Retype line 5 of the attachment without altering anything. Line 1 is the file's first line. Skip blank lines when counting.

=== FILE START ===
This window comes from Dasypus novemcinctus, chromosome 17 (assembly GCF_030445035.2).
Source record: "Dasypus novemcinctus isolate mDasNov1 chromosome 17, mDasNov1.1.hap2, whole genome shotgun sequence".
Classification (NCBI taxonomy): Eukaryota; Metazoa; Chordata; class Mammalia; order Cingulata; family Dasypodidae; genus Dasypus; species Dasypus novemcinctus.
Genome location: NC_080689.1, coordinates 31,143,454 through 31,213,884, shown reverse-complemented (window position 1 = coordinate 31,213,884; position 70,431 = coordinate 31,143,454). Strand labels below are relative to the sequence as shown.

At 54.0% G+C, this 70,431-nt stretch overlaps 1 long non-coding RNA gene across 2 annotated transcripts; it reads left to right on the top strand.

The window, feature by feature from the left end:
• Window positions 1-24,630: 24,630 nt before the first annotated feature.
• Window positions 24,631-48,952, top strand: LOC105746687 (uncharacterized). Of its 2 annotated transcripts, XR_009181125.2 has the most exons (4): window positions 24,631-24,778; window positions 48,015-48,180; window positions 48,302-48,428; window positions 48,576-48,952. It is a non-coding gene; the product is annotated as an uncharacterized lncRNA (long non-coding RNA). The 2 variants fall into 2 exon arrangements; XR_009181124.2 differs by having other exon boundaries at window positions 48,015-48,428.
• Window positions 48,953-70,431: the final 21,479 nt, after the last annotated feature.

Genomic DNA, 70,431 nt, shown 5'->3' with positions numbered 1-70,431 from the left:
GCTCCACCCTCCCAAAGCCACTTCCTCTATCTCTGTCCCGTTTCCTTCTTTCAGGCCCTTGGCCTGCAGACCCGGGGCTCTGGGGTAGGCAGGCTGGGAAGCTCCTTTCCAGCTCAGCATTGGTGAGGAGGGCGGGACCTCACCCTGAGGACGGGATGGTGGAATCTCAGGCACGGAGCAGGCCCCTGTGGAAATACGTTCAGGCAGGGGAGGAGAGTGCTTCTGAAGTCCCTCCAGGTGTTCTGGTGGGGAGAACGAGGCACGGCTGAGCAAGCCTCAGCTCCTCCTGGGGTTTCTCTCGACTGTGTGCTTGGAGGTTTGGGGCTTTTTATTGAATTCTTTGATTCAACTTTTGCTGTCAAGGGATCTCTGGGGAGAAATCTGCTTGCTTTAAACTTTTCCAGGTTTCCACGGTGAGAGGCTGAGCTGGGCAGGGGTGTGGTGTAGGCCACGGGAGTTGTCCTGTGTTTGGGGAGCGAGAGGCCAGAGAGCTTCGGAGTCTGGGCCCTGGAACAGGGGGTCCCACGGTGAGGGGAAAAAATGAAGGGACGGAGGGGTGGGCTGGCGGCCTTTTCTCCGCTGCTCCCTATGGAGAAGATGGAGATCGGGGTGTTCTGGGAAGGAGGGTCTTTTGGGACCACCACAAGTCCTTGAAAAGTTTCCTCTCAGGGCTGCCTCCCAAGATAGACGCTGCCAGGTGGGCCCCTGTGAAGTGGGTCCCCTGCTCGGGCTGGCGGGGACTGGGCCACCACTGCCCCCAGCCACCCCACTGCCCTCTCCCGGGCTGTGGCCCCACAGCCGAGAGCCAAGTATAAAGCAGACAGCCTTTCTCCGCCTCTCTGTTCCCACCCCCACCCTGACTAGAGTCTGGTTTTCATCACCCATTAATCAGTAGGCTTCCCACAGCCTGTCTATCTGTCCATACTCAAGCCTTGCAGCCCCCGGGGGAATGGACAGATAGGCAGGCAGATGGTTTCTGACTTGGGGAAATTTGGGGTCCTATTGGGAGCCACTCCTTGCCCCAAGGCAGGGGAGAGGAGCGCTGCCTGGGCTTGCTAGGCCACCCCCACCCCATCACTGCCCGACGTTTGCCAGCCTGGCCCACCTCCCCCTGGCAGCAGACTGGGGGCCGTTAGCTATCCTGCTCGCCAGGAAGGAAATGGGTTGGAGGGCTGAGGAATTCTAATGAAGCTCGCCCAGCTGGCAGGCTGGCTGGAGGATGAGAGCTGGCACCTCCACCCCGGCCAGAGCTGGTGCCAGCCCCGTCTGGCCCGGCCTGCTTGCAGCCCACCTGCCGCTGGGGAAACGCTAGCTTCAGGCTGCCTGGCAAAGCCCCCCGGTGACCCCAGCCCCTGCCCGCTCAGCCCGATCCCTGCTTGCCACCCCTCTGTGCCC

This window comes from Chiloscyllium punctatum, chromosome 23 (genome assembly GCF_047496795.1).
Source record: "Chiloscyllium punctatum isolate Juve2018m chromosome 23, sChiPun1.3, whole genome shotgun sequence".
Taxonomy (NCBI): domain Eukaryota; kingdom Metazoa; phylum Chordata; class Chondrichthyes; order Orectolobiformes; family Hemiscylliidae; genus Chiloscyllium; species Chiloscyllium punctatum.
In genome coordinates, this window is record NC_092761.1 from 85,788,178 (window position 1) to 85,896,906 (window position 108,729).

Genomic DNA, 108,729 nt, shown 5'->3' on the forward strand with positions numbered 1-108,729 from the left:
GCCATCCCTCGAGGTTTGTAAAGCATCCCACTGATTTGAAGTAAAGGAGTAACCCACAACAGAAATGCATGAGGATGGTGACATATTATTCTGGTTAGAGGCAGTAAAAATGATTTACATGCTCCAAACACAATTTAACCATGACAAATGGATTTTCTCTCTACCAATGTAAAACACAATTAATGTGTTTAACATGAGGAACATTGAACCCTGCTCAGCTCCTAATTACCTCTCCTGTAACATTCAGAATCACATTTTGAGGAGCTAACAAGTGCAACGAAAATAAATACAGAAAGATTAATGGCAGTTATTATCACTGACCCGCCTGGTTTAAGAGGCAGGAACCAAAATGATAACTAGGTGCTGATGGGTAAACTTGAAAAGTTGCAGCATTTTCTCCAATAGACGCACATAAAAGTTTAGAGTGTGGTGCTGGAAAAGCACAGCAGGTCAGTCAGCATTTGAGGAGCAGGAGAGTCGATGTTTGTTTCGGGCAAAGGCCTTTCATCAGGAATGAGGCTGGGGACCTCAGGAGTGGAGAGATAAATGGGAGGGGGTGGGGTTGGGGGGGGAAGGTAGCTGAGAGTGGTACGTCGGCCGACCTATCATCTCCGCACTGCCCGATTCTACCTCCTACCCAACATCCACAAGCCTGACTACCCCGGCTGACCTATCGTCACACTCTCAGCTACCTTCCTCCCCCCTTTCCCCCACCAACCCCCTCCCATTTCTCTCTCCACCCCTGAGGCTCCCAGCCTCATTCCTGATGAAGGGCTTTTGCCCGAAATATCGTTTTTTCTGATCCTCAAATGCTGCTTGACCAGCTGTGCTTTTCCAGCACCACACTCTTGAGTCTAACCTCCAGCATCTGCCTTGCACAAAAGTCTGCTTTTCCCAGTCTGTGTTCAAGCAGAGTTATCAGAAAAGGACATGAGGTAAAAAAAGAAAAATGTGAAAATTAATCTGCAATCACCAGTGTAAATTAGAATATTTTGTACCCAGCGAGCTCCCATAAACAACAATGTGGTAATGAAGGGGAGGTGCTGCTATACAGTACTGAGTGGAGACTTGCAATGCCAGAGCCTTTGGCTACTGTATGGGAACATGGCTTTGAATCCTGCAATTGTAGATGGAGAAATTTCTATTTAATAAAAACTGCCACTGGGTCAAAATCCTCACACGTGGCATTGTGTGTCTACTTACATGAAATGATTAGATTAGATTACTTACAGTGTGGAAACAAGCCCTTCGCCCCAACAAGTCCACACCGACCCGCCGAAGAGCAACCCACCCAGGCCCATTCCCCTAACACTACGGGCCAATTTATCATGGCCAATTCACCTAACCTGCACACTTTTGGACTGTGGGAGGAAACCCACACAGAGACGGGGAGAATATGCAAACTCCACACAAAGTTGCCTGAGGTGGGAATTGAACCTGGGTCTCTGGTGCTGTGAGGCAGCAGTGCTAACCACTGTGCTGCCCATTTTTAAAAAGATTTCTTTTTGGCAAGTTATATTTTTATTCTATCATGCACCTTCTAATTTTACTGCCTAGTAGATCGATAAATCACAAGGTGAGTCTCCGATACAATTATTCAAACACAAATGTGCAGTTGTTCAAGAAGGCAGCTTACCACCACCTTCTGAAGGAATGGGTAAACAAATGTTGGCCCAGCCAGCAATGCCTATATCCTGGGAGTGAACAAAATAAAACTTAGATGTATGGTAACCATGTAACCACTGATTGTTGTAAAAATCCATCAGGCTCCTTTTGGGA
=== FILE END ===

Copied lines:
At 54.0% G+C, this 70,431-nt stretch overlaps 1 long non-coding RNA gene across 2 annotated transcripts; it reads left to right on the top strand.